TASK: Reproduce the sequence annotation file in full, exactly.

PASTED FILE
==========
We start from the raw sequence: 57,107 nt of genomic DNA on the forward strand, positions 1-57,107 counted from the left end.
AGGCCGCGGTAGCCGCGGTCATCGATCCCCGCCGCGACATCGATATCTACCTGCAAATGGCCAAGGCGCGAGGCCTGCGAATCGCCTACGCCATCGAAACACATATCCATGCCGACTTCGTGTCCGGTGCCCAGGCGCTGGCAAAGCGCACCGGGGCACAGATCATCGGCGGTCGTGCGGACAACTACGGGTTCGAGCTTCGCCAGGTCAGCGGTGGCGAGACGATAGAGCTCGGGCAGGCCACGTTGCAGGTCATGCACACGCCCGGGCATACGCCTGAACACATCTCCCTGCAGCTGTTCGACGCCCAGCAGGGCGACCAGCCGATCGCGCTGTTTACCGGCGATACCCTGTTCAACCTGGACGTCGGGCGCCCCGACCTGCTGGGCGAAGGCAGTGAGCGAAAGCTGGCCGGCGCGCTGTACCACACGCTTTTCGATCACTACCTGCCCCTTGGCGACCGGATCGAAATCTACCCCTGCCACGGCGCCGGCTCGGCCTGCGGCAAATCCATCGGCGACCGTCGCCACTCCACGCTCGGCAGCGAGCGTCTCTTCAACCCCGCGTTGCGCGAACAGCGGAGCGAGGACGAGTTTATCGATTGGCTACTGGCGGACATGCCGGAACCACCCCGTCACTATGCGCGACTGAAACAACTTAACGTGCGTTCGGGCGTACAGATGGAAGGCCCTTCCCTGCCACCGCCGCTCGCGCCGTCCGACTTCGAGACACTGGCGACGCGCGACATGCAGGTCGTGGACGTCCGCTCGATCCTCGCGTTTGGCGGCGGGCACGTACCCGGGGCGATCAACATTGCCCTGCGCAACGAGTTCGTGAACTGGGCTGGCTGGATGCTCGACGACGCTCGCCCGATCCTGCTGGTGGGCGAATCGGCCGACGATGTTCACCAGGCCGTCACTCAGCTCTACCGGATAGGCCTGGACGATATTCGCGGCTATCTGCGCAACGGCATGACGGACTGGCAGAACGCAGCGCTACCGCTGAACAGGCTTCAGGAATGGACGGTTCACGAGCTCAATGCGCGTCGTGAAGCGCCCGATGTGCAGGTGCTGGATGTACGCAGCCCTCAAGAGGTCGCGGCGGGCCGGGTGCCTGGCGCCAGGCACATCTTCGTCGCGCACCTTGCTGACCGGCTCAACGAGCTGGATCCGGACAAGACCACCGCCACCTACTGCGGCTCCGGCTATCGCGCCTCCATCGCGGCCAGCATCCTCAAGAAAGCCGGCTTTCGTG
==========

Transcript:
We start from the raw sequence: 57,107 nt of genomic DNA on the forward strand, positions 1-57,107 counted from the left end.
AGGCCGCGGTAGCCGCGGTCATCGATCCCCGCCGCGACATCGATATCTACCTGCAAATGGCCAAGGCGCGAGGCCTGCGAATCGCCTACGCCATCGAAACACATATCCATGCCGACTTCGTGTCCGGTGCCCAGGCGCTGGCAAAGCGCACCGGGGCACAGATCATCGGCGGTCGTGCGGACAACTACGGGTTCGAGCTTCGCCAGGTCAGCGGTGGCGAGACGATAGAGCTCGGGCAGGCCACGTTGCAGGTCATGCACACGCCCGGGCATACGCCTGAACACATCTCCCTGCAGCTGTTCGACGCCCAGCAGGGCGACCAGCCGATCGCGCTGTTTACCGGCGATACCCTGTTCAACCTGGACGTCGGGCGCCCCGACCTGCTGGGCGAAGGCAGTGAGCGAAAGCTGGCCGGCGCGCTGTACCACACGCTTTTCGATCACTACCTGCCCCTTGGCGACCGGATCGAAATCTACCCCTGCCACGGCGCCGGCTCGGCCTGCGGCAAATCCATCGGCGACCGTCGCCACTCCACGCTCGGCAGCGAGCGTCTCTTCAACCCCGCGTTGCGCGAACAGCGGAGCGAGGACGAGTTTATCGATTGGCTACTGGCGGACATGCCGGAACCACCCCGTCACTATGCGCGACTGAAACAACTTAACGTGCGTTCGGGCGTACAGATGGAAGGCCCTTCCCTGCCACCGCCGCTCGCGCCGTCCGACTTCGAGACACTGGCGACGCGCGACATGCAGGTCGTGGACGTCCGCTCGATCCTCGCGTTTGGCGGCGGGCACGTACCCGGGGCGATCAACATTGCCCTGCGCAACGAGTTCGTGAACTGGGCTGGCTGGATGCTCGACGACGCTCGCCCGATCCTGCTGGTGGGCGAATCGGCCGACGATGTTCACCAGGCCGTCACTCAGCTCTACCGGATAGGCCTGGACGATATTCGCGGCTATCTGCGCAACGGCATGACGGACTGGCAGAACGCAGCGCTACCGCTGAACAGGCTTCAGGAATGGACGGTTCACGAGCTCAATGCGCGTCGTGAAGCGCCCGATGTGCAGGTGCTGGATGTACGCAGCCCTCAAGAGGTCGCGGCGGGCCGGGTGCCTGGCGCCAGGCACATCTTCGTCGCGCACCTTGCTGACCGGCTCAACGAGCTGGATCCGGACAAGACCACCGCCACCTACTGCGGCTCCGGCTATCGCGCCTCCATCGCGGCCAGCATCCTCAAGAAAGCCGGCTTTCGTG